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Film Review: "Underground"

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In the days before the Internet made communication easy and the transfer of information instantaneous, films provided a crucial role in allowing us to learn about people and places that were otherwise worlds apart. This week, the Dryden Theatre will kick off a new month-long film series called "Here and Elsewhere," which presents a lineup of films that demonstrate this unique function of the cinema. The series begins with a double feature pairing Jean-Luc Godard and Anne-Marie MiƩville's documentary "Here and Elsewhere" with the 1997 film "All is Well on the Border," each examining aspects of the Israeli-Palestinian conflict. A new film in the series will screen every Wednesday, through December 30th.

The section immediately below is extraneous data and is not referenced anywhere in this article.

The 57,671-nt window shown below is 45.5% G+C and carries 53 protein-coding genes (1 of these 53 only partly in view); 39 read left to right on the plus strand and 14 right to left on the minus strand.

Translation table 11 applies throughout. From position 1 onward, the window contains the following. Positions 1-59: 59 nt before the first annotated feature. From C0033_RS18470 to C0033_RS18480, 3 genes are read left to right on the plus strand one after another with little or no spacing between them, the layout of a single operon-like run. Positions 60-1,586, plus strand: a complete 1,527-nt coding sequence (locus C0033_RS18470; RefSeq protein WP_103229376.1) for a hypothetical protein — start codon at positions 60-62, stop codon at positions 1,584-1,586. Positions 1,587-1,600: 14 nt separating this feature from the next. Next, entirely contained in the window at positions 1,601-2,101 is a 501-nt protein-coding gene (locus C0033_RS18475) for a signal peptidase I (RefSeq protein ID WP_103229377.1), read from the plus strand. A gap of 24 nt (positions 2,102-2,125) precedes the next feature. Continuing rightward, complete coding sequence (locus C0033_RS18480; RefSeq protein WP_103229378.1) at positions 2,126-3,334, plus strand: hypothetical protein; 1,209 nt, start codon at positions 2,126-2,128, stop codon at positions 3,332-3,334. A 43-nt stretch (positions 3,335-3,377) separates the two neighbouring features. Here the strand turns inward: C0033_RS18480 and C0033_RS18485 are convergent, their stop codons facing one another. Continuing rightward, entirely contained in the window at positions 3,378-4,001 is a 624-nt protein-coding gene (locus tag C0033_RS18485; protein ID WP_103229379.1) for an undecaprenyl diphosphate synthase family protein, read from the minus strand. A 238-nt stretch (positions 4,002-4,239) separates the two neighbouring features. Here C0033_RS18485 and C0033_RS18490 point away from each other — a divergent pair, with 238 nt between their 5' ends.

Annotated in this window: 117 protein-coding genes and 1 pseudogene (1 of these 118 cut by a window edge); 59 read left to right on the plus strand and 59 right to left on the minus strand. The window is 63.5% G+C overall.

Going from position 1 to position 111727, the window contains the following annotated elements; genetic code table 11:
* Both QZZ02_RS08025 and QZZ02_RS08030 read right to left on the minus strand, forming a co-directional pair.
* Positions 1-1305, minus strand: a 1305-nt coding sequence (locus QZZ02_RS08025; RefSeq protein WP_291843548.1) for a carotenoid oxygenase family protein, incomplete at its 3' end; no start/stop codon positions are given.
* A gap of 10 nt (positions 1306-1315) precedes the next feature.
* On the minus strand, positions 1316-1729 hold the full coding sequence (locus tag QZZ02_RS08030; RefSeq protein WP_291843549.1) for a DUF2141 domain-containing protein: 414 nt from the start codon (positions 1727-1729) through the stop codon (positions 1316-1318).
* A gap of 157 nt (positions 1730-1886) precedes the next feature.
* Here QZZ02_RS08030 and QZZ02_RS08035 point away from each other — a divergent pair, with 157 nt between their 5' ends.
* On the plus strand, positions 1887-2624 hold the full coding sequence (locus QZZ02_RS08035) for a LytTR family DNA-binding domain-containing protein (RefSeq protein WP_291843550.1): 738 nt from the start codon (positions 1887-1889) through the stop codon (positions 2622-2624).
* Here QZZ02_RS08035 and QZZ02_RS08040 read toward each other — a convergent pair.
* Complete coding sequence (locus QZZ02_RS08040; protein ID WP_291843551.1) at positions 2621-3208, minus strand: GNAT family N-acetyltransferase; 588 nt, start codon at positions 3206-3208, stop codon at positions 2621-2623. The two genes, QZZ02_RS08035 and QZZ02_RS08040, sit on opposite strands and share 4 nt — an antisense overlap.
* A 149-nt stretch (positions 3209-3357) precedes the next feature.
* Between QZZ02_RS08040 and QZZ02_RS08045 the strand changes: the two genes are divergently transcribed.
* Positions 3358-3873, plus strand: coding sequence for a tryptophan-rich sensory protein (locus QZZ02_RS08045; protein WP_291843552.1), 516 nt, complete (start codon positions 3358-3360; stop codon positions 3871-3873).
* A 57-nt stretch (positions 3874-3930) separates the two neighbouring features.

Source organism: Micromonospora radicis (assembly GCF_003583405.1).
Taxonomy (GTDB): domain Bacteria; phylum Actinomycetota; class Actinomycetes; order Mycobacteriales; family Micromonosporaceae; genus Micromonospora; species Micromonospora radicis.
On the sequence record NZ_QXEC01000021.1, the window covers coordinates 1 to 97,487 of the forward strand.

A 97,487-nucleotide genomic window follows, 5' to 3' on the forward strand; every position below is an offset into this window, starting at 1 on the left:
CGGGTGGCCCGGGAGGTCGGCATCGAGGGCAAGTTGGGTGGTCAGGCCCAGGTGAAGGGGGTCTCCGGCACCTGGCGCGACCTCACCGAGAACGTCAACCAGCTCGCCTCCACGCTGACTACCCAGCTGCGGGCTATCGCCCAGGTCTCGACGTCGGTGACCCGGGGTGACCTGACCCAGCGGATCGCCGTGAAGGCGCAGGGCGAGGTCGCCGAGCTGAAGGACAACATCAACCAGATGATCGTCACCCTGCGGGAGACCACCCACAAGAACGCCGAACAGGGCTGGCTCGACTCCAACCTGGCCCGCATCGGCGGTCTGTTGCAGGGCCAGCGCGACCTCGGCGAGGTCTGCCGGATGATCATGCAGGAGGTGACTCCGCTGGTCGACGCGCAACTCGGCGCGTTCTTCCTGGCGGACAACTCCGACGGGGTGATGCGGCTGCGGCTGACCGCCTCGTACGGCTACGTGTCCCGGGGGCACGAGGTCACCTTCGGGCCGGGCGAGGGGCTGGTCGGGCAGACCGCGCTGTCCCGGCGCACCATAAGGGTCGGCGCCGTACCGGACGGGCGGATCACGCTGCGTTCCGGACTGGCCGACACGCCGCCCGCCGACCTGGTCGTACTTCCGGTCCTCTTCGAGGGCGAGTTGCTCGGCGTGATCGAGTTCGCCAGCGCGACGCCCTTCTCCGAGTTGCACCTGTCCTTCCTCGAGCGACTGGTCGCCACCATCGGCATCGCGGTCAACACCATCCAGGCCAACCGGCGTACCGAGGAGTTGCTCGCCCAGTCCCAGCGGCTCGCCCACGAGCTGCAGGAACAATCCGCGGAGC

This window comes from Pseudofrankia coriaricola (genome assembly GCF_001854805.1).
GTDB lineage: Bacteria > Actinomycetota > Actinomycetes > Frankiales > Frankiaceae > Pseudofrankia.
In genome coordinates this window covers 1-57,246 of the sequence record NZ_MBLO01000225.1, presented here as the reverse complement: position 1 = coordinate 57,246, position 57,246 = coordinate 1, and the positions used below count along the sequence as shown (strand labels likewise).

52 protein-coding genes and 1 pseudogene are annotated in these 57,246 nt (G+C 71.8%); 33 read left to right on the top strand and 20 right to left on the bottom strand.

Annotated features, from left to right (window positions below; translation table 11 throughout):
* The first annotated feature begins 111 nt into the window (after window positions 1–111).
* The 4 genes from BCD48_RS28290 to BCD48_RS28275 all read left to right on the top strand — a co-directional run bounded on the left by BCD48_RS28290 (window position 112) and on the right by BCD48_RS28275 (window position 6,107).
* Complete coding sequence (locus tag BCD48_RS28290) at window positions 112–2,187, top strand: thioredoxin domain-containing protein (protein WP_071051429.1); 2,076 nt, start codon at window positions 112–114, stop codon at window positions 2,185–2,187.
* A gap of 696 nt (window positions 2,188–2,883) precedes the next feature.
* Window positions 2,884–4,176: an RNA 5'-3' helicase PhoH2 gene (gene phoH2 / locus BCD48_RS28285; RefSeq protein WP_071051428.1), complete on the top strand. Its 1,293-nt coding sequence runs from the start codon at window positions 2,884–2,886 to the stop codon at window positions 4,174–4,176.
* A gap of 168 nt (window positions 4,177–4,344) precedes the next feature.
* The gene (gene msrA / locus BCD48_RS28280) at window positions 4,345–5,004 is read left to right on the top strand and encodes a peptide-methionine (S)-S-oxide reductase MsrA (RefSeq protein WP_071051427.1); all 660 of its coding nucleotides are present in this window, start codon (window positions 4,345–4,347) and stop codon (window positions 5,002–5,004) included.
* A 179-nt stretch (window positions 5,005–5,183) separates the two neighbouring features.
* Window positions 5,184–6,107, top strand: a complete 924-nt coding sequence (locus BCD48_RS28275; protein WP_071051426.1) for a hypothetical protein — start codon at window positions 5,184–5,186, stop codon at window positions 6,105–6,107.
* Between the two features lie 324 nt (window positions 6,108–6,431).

Next week's film will be the 1976 doc "Underground," from eminent documentary filmmaker Emile de Antonio. Together with Oscar-winning cinematographer Haskell Wexler and editor Mary Lampson, de Antonio conducted interviews with members of the infamous radical left-wing organization The Weather Underground. Laying out the members' ideals, co-opted from the civil rights, anti-war, and Cuban communist movements, these conversations provide a fascinating portrait of the group, giving insight into the motivations and methodology of a middle-class revolution.

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